CJ and Holmes disagree: Are 'emotionally difficult' games more legitimate art?

June 18, 2020 2 min read

[CJ and Holmes Disagree is a series where Destructoid Features editor CJ Andriessen and washed-up Dtoid Show host Jonathan Holmes disagree about video games. Who will you agree or disagree with?]

Some game developers love making hard games. They thrill at the idea of inspiring players to dig deep for the courage to get through a seemingly impossible situation and to use their heads to devise strategies that are beyond anything they've ever planned before.

It's a risky move. Any time a developer might intentionally or unintentionally extend the player's time with a game past the point of enjoyment with some nearly unstoppable force or unmovable object, they run the risk of being accused of being "lazy" by adding "padding" through the route of "fake difficulty." Bullet-sponge bosses and level designs that require memorization through trial and error are two easy examples of the kind of design elements that will cause many critics to feel personally disrespected by the devs of the game in question. 

Strangely enough, we've seen games with "emotional difficulty" garner the exact opposite response from some of these same critics. Where they might accuse games that are technically difficult of "not respecting their time," they'll call games that go out of their way make you feel like crap "the next Schindler's List." Some of these games, like That Dragon, Cancer, are painful because they do such a great job of instilling genuine empathy in the player. They hurt because they make you understand and care about someone else. Then there are games like Heavy Rain, Call of Duty: Modern Warfare 2's "No Russian," and The Last of Usfranchise, which focus more on hurting the player with guilt than goodness. They make players choose between mandatory objectives like "shoot the innocents" and "kill that dog" or putting the game down for good, and because of how well they're made, many are compelled to keep going even when they aren't enjoying themselves anymore. To me, that sounds like some sort of mutually-abusive virtual relationship, but some critics seem to think this brand of traumatic escapism is proof of gaming's maturity and artistic integrity.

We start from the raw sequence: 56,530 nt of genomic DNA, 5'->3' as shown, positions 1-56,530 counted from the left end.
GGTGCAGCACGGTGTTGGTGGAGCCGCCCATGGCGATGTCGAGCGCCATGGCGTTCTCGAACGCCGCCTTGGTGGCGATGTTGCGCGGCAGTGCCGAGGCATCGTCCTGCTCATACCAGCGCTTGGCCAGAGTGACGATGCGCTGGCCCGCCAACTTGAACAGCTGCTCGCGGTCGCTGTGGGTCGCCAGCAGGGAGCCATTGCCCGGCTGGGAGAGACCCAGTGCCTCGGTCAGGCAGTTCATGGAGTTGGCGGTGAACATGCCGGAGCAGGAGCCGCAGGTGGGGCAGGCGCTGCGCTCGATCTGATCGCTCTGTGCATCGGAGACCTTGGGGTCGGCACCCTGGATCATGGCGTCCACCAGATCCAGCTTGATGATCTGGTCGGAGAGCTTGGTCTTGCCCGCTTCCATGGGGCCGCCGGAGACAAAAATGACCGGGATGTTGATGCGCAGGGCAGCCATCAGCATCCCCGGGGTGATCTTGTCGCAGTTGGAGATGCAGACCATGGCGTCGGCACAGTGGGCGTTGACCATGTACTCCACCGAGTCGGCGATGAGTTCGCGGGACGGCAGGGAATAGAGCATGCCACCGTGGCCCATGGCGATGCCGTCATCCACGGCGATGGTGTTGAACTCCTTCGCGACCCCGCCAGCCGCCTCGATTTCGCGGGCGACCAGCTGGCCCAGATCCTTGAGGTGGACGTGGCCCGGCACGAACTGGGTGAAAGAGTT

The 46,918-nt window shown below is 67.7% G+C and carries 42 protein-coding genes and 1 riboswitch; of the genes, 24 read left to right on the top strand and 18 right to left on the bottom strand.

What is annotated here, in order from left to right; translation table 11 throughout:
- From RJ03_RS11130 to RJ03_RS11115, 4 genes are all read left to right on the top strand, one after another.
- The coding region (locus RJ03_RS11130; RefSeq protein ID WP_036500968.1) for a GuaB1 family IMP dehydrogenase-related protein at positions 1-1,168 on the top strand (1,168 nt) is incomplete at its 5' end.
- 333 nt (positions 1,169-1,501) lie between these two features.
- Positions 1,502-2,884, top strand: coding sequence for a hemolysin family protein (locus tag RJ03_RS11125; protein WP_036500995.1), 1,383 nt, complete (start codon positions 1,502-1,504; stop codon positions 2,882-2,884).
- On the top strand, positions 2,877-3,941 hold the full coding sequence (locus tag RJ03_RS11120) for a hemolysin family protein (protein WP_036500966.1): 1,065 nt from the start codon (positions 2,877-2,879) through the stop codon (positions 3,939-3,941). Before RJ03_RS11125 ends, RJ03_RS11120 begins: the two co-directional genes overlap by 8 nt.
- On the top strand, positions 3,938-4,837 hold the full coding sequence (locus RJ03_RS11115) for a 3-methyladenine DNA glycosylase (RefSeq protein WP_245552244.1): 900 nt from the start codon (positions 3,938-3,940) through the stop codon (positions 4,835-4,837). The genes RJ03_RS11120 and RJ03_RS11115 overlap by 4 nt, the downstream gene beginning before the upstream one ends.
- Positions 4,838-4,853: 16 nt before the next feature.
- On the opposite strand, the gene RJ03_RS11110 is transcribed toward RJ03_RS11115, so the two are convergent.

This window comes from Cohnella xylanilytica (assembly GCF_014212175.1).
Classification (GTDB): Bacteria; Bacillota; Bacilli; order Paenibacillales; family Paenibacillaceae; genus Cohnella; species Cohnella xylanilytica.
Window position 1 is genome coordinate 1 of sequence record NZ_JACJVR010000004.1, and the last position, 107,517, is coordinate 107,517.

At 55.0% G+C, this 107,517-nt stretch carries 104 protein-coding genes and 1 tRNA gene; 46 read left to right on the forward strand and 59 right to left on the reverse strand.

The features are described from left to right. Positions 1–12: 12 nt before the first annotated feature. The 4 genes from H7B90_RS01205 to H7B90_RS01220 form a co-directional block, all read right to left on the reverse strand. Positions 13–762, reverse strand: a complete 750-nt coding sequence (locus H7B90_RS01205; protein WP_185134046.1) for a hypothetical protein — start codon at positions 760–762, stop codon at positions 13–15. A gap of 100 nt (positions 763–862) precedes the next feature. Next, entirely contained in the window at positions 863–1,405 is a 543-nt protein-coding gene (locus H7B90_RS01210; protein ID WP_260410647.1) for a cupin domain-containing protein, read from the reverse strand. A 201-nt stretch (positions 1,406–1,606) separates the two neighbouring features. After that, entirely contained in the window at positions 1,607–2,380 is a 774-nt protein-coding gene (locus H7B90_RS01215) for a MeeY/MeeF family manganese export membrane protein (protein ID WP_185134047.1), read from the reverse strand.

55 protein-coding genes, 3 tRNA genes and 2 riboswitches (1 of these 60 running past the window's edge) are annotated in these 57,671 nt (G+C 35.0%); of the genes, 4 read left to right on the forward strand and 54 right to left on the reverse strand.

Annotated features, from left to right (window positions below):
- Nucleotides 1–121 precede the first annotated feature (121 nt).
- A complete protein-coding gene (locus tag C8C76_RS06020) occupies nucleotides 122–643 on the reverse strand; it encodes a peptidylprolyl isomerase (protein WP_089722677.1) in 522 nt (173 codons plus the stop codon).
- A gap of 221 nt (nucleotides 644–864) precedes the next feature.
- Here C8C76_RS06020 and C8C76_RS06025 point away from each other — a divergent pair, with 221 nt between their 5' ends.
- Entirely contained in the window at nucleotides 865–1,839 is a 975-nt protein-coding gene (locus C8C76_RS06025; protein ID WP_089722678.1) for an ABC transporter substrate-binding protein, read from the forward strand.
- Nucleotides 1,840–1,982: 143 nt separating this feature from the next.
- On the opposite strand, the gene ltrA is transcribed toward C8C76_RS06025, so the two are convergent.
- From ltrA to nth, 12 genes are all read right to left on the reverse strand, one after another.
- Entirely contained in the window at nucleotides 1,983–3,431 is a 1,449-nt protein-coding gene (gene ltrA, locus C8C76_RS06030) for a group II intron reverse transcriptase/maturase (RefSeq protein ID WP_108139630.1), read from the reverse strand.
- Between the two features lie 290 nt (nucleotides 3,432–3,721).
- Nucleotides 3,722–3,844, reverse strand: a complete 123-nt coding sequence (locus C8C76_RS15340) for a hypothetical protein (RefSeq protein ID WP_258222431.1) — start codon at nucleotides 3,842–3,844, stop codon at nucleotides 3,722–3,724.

When people experience strong emotions through internal conflict, they are bound to feel like something "real" and "meaningful" is happening. Getting through internal conflict is how we grow as people. Living with internal conflict is how we know we're real and not just two-dimensional, fictional characters. That said, just because a game makes you feel conflicted doesn't mean it's more real and meaningful than a game that just makes you happy. 

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